Scalable, quality translation would be a huge boon to businesses and societies at large. As we’ve documented time and time again, brands interested in growing in the century ahead need to look beyond their home borders for future profits. Demand for talented linguists is rising every year. Without innovative solutions to help speed translation, businesses may face major bottlenecks when it comes to international expansion. So what’s going on with attempts to democratize and scale-up translation power?
Crowd control and machine translation
While we’ve all probably used Google Translate at onetime or another to piece together information on the web, the service is still far short of the quality translations that businesses require to build relationships with new customers. One way to improve the quality of automated translation like Google’s is through human feedback. Essentially, the approach involves submitting subtle corrections and improvements by native speakers in order to help teach algorithms that improve the translation machine. As a part of this effort, Google includes a feature which allows everyday users to rate translations based on accuracy, whether or not they’re helpful, and if they’re offensive. Acclaro and other professional agencies use a similar approach when the situation calls for automated translations. By using a crowd or small group of professional editors, the machine can learn how to produce better, more targeted results.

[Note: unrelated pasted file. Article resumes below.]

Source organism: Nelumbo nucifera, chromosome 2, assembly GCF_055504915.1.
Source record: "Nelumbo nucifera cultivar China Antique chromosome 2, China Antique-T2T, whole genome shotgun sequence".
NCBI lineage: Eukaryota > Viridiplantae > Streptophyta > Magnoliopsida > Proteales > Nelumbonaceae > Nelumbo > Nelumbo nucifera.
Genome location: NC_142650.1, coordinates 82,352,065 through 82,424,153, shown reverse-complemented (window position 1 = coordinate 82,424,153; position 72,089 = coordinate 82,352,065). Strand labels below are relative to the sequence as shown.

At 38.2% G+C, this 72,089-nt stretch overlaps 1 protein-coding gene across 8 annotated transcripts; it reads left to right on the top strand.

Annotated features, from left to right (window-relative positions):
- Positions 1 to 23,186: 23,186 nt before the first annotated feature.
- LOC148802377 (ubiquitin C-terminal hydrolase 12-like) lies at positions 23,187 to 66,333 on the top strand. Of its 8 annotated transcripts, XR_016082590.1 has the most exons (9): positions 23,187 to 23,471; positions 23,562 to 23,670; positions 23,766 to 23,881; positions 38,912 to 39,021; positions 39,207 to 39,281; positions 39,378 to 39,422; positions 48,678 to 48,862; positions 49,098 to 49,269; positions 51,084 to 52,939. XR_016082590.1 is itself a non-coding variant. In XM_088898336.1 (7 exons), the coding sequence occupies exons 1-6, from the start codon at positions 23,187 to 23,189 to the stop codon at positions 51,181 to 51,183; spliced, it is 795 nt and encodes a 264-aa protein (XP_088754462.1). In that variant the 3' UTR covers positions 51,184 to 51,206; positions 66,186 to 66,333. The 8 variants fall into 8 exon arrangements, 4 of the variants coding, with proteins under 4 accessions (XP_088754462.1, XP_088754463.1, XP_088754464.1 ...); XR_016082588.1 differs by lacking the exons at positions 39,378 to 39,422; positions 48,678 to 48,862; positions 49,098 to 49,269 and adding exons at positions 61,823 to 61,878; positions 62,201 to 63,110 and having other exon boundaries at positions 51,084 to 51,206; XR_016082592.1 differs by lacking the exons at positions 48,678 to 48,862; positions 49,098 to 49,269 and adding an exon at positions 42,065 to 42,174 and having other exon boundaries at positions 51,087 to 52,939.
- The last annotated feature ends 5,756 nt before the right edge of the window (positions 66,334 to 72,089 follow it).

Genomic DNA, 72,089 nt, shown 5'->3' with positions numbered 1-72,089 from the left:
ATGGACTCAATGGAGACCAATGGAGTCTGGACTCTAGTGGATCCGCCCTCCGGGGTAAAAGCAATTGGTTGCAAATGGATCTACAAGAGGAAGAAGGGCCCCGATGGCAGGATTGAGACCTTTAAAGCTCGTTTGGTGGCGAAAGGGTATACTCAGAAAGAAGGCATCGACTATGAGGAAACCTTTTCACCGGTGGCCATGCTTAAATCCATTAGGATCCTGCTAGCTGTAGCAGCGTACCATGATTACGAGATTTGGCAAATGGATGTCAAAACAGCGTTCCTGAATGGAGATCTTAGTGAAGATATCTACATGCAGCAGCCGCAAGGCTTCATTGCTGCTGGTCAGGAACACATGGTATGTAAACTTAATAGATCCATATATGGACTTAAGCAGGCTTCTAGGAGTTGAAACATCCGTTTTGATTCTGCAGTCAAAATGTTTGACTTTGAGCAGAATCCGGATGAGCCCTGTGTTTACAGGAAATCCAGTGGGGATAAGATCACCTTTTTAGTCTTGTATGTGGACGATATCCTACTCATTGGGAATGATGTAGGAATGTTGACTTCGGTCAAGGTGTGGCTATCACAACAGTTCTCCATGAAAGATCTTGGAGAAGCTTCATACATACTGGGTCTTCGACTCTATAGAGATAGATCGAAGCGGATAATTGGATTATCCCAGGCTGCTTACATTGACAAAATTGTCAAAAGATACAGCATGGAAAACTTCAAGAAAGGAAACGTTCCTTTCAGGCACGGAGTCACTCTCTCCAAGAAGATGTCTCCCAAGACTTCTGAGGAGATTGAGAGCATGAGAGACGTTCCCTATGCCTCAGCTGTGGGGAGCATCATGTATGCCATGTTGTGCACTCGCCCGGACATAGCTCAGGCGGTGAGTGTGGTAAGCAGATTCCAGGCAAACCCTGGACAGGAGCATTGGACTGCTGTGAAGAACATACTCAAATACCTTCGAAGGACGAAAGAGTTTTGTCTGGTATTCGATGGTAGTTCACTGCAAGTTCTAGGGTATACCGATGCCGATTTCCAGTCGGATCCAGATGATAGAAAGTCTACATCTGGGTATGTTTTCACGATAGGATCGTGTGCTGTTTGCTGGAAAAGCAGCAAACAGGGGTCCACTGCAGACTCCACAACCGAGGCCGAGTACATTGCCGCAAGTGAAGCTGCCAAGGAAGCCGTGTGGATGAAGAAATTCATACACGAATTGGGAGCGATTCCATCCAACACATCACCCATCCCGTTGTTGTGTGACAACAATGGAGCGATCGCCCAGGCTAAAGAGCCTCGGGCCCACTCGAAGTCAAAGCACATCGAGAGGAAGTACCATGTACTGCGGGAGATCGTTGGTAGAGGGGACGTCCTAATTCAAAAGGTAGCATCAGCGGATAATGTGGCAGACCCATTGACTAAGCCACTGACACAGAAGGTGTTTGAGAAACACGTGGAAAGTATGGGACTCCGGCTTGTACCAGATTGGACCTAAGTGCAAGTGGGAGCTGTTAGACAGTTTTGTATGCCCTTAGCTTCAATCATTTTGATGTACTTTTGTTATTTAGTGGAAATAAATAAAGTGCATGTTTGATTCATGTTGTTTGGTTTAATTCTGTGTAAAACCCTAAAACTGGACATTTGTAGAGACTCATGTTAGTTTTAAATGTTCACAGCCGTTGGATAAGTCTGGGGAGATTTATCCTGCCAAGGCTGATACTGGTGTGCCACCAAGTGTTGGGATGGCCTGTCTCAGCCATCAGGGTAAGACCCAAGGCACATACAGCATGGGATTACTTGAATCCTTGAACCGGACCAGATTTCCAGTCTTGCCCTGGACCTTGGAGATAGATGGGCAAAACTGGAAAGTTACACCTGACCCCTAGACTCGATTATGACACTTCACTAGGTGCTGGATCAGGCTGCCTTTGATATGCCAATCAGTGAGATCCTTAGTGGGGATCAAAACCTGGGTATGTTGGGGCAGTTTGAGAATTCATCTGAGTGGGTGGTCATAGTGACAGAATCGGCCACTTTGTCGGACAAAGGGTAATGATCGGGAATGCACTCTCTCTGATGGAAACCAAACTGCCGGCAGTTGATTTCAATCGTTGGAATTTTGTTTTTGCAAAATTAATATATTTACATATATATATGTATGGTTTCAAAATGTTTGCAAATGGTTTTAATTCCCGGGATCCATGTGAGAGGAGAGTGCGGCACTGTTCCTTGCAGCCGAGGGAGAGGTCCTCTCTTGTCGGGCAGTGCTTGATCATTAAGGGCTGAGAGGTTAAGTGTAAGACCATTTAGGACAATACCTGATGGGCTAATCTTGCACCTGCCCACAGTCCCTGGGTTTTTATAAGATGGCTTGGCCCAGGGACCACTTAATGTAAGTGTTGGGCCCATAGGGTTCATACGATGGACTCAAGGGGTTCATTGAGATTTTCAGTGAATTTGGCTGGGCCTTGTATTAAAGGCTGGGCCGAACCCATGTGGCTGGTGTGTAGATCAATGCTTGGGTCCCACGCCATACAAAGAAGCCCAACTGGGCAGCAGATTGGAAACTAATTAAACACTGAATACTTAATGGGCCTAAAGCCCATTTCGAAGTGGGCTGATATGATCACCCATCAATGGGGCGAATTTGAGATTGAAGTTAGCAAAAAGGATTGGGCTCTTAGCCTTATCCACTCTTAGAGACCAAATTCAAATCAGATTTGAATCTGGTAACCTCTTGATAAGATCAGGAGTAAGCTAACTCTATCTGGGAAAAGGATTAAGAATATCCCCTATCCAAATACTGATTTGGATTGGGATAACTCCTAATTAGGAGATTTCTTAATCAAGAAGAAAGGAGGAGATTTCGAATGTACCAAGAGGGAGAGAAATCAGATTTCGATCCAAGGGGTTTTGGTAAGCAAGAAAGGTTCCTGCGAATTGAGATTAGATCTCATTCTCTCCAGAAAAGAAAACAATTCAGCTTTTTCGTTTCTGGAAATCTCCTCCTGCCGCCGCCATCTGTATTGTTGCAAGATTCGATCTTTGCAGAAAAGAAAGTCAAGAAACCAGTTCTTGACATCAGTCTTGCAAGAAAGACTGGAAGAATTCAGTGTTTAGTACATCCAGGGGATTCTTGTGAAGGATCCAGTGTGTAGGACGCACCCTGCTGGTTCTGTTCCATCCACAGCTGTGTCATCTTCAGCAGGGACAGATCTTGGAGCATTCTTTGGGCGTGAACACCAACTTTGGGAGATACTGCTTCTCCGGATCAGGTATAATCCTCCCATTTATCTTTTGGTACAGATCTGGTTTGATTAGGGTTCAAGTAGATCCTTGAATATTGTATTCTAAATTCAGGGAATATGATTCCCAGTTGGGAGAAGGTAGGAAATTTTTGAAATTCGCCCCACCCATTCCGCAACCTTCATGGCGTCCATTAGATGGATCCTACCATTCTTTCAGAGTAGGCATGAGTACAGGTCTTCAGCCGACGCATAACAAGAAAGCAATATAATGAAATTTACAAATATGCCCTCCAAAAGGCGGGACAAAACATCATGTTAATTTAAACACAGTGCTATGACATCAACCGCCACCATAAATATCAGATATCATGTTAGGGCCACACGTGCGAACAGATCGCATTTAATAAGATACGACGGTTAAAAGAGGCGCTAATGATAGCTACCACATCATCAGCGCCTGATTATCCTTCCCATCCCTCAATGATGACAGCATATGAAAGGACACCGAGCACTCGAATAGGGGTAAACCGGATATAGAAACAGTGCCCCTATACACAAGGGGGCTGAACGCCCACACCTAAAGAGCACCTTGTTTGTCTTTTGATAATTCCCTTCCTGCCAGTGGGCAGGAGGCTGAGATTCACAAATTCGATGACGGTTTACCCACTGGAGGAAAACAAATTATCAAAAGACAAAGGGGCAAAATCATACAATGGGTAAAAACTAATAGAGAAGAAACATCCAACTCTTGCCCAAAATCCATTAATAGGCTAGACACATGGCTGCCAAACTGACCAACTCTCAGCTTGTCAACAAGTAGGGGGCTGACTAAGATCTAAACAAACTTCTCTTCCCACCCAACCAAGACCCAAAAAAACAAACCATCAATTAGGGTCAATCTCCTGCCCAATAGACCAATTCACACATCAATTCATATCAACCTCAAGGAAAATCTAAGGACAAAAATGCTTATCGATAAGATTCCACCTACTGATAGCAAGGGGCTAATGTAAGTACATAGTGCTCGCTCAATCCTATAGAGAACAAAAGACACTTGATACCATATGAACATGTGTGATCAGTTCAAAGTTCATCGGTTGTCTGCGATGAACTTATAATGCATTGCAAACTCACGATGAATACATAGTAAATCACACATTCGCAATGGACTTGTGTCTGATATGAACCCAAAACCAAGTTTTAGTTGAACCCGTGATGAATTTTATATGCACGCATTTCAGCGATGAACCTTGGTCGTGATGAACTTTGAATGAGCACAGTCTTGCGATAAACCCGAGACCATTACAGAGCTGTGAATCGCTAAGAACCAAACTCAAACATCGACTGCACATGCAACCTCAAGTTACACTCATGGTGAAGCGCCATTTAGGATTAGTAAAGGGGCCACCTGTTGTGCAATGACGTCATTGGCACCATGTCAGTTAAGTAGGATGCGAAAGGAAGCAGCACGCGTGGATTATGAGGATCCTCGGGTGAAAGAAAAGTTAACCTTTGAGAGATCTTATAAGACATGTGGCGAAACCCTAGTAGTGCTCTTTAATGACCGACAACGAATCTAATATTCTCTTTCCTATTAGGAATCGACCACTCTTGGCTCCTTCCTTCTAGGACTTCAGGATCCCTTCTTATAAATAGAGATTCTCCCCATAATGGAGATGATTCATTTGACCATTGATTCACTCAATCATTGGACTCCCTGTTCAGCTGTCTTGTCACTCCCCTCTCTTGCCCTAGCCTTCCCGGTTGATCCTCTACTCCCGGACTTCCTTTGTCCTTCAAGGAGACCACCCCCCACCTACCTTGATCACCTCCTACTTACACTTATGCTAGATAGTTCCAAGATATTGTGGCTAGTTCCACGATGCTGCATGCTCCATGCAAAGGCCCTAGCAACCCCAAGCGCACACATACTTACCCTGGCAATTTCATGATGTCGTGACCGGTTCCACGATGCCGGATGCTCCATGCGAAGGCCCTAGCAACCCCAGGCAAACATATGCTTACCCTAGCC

Slated: texting in translation
While automated translation tools have made chatting with people in other languages somewhat easier, the process is still fairly labor intensive. One innovative approach to solving this problem is Slated’s new iOS 8 keyboard app. Slated performs texting translations in real time, creating the target language message on the fly. It also translates in reverse, allowing you to read and understand replies. Currently the app supports 81 languages. Reviews suggest that it app does a good job keeping basic meaning intact, even if the syntax isn’t dead-on.
Though human linguists are essential to business translation, each new experiment suggests we’re moving closer and closer to connecting the nuanced understanding of the human mind to the power of networked tech.